Trouble may be brewing around the issue of sports sponsorship by the alcohol industry. A leaked report last week from the UK's Labour Party revealed plans to ban alcohol sponsorship if they take office after next year's General Election. In a pattern strikingly familiar to the successful effort to ban tobacco sponsorship a broad coalition of European health activists and legislators are gearing up for a battle to toughen anti-alcohol legislation. According to Professor Joe Barry of the Royal College of Physicians of Ireland a ban is "inevitable" and "it will be seen as crazy to have allowed alcohol sponsorship of sport, in the same way as tobacco".
In the UK a ban on alcohol sponsorship is already supported by powerful voices such as the British Medical Association and the House of Commons Health Select Committee. The MPs have called for a UK version of France's Loi Évin, which bans alcohol advertising on television, in cinemas, and from sponsoring of sporting events. Next year the European Commission will launch a new 'Alcohol Strategy' and it is possible, even likely, that action to regulate sports sponsorship will be included. This would be in line with the recommendations of the World Health Organisation's 'Global Strategy to Reduce the Harmful Effects of Alcohol'.
These developments come at a difficult time for F1, facing budget pressures but also a growing profile in alcohol sponsorship. Earlier this month Force India announced a new sponsorship agreement with Smirnoff which now joins Martini and Johnny Walker as major brands in the sport. The sensitivity about alcohol sponsorship in motor racing is especially acute because of the role of drinking in road accidents. In the European Union 25% of all road deaths are attributed to alcohol misuse and it is estimated that 6,500 deaths would be avoided if all drivers obeyed drink driving laws.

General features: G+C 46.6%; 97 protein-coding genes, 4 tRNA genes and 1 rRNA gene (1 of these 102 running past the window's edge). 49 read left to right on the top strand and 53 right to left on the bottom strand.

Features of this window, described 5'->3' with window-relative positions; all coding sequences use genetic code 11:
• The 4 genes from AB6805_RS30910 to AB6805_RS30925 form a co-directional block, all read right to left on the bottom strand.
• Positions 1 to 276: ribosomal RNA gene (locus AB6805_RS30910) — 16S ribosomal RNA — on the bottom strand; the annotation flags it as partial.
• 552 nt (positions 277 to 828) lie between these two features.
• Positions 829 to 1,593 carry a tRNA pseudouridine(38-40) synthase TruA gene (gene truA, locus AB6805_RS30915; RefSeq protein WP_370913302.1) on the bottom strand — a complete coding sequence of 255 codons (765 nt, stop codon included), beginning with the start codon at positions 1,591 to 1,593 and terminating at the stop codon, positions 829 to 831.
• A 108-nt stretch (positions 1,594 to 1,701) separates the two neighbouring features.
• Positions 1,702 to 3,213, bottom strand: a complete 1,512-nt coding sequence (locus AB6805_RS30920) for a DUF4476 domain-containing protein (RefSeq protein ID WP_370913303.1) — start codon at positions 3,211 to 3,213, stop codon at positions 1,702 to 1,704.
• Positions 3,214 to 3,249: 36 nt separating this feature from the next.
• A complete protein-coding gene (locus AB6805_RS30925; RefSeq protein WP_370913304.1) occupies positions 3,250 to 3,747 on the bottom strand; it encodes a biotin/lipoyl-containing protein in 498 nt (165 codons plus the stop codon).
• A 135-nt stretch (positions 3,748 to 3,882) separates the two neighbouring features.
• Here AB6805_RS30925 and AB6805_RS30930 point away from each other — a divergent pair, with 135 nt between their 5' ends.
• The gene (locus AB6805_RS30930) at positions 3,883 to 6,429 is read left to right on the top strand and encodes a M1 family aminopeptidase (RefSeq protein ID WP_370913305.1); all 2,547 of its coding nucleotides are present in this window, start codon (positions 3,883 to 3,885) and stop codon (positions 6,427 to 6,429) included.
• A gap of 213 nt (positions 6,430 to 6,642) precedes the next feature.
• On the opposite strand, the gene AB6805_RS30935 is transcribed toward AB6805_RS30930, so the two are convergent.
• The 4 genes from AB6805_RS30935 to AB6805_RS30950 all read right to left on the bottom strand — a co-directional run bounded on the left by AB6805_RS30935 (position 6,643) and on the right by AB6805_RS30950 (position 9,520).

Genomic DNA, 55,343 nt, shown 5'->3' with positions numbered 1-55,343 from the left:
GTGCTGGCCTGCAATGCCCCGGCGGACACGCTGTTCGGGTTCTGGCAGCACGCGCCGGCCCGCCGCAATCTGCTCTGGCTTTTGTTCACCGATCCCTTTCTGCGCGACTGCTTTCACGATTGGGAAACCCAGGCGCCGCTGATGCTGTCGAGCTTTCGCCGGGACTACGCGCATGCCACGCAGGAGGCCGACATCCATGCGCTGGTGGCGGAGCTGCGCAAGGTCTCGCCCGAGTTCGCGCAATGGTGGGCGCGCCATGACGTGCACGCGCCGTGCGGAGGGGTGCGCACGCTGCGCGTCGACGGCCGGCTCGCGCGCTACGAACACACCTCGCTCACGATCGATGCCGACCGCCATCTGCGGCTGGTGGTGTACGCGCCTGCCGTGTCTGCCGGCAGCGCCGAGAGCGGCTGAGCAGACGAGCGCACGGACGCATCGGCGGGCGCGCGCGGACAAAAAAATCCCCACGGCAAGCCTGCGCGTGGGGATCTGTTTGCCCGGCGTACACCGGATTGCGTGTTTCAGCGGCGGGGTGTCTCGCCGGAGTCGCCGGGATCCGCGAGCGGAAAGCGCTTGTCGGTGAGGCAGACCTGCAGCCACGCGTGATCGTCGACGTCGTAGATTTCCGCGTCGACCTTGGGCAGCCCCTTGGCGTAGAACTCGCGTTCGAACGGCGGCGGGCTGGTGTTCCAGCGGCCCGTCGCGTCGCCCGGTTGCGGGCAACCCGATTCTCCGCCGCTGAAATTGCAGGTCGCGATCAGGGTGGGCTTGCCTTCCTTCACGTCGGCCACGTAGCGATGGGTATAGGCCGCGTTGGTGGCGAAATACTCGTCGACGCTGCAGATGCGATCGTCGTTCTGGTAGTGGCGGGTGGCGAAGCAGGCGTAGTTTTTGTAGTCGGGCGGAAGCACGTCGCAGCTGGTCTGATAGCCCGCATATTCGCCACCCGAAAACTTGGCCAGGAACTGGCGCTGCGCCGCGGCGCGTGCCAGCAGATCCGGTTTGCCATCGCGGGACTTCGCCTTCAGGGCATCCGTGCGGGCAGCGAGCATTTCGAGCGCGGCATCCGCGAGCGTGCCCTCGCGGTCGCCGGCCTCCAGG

No doubt the alcohol and advertising industry will oppose EU proposals for a ban but there is understandable caution about alcohol sponsorship in motor sport. The European Sponsorship Association (ESA) has issued voluntary guidelines for the alcohol industry which warns that; "Particular care should be taken of alcohol sponsorships where motor sport is involved and, in such cases, appropriate messages regarding responsible drinking should be communicated". Arguably the ESA guidelines mean that the likes of Smirnoff or Martini ought to be paying for 'don't drink and drive' warnings alongside their logos on F1 wings and side pods. For the health lobby the weak application of voluntary guidelines like the ESA's are exactly the justification needed for legislative action.
The emergence of the alcohol sponsorship issue will also be a major challenge for the FIA and Jean Todt who has made road safety a major theme of his Presidency. In the 1990s former FIA President Max Mosley tried to broker a compromise deal on tobacco with the EU to gain time for teams to find alternative sponsors. He succeeded but the sport was mired in controversy as a result.
Now Jean Todt faces the awkward tightrope of similarly defending the interests of the sport and maintaining a credible commitment to road safety. This will be no easy task and makes the FIA's relationship with the WHO especially sensitive as it is the United Nation's agency with responsibility not just for alcohol control but also road safety.